Vascular Surgery involves managing patients require surgery, treatment, or support relating to the health of their veins or ateries. Whilst being surgeons, vascular specialists spend a great deal of time meeting with patients, discussing alternatives to surgery.
The Royal Society of Medicine offers a range of events for different surgical specialties, including Vascular Surgery – see a full list on our Events page>>
Entry Route into Vascular Surgery
Applicants must have completed the two-year Foundation Programme before they are eligible to apply for the two years of Core Surgical Training (CT1-2). This core training allows trainees to work in a variety of surgical specialties, but requires them to complete the MRCS examinations.
After completing Core Surgical Training, applicants must then apply for ST3 posts to progress.
Job Progression as a Vascular Surgeon
Higher Speciality Training in Vascular Surgery takes at least six years to complete (ST3-8), and trainees develop an area of special interest such as superficial venous disease or aortic aneurismal disease as part of their specialty training. At ST3 level you will need at least 24 months’ experience in surgery (not including foundation modules). Trainees must demonstrate six months’ experience in General Surgery and or Vascular Surgery including emergency admissions. Up to four months critical care experience may be counted if included in a formal surgical training programme.
During your ST3-7 training you will be employed as a specialty trainee. At the end of this training you can then apply for consultant posts. However, before you can do this you must pass the Intercollegiate Specialty Examination (FRCS).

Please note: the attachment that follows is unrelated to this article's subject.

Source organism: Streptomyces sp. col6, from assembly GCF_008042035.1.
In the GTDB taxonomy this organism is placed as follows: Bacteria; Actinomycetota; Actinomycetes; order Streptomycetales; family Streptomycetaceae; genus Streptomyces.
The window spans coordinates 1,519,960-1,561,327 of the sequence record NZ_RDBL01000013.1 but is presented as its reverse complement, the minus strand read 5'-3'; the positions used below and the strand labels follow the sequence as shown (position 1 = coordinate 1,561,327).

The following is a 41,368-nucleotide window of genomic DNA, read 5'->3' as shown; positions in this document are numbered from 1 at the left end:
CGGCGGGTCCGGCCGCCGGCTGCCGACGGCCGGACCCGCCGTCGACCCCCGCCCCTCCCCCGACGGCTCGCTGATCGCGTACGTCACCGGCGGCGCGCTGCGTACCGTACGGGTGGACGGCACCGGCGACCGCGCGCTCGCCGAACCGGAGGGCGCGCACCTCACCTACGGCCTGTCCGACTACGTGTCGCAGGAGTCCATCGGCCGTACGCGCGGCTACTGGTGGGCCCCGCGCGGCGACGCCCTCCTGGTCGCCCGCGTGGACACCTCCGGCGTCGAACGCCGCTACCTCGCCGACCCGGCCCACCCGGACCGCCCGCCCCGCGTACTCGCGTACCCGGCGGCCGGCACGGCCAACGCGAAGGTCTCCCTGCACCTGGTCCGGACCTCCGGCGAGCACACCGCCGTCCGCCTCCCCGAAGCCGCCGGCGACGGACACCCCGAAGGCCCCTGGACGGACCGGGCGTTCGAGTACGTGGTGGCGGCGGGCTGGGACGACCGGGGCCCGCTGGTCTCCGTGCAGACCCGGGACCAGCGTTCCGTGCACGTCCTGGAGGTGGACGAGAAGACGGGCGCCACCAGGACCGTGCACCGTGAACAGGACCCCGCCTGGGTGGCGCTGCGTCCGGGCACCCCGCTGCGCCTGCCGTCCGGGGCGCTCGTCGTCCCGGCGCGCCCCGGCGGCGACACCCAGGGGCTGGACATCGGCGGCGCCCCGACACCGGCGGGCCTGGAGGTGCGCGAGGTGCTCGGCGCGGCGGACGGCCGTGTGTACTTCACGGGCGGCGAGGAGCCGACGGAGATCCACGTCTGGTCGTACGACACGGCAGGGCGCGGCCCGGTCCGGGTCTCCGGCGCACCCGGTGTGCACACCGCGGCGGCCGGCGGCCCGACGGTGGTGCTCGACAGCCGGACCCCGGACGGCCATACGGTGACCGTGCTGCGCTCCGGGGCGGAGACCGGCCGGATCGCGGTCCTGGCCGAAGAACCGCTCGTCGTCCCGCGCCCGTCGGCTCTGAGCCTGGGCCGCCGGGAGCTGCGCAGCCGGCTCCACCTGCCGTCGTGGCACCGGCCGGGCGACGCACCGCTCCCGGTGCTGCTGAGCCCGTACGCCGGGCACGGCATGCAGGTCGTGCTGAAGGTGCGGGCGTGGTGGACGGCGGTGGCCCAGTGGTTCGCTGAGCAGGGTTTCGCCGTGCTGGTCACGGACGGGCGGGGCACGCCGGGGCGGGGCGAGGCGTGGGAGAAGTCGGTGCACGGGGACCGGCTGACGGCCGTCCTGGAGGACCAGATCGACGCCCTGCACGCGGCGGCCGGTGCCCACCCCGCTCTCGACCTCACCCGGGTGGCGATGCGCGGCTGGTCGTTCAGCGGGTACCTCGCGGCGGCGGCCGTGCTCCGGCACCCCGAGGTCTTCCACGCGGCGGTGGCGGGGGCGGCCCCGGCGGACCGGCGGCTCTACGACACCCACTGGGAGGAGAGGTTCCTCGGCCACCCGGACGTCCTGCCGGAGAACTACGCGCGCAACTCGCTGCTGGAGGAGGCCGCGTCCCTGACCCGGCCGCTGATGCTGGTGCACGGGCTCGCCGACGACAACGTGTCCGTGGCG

There are opportunities to work in management as a clinical lead, or a clinical or medical director. There are also formal opportunities to become involved in the education and training of junior doctors by working as
- a director of medical education overseeing postgraduate medical training,
- a training programme director responsible for the education of trainee doctors in the local region, or
- an associate dean responsible for managing the training programme.
Academic Vascular Surgery Roles
Trainees interested in an academic career can apply for an academic clinical fellowship. Alternatively, trainees can continue the ST clinical training programme after ST4 level.
Competition for Vascular Surgery Roles
The competition ratio for Core Surgical Training was 2.56, with 1,608 applications for 629 posts.
In December 2017, there were
- 168 consultants,
- 3 associate specialists,
- 10 speciality doctors,
- 2 staff grades,
- 82 speciality registrars,
- 23 core trainees,
- 7 F2 trainees, and
- 46 F1 trainees.
Salaries in Vascular Surgery
The starting salary for junior doctors in England ranges from £26,614 to £46,208, and from £37,923 to £87,521 for speciality doctors. Consultants can expect to earn between £76,761 and £103,490. There are additional supplements for on-call work, antisocial hours, and other commitments. For additional information, please check our page on pay scales.
A Day in the Life of a Vascular Surgeon
Vascular Surgery is a very new speciality, breaking away from General Surgery in 2012, before which it was a subspeciality. Lots of the conditions vascular surgeons encounter can be treated without invasive procedures, and they will often perform a more preventative role – advising on healthy lifestyle choices – before performing surgical or radiological procedures. When performing procedures, vascular surgeons will often perform angioplasties, and stent insertions. They will also treat aneurysms, critical limb ischemia, venous disease, carotid artery disease, and lymphoedema. On-call work can be frequent and often involves lengthy surgeries that are high priority.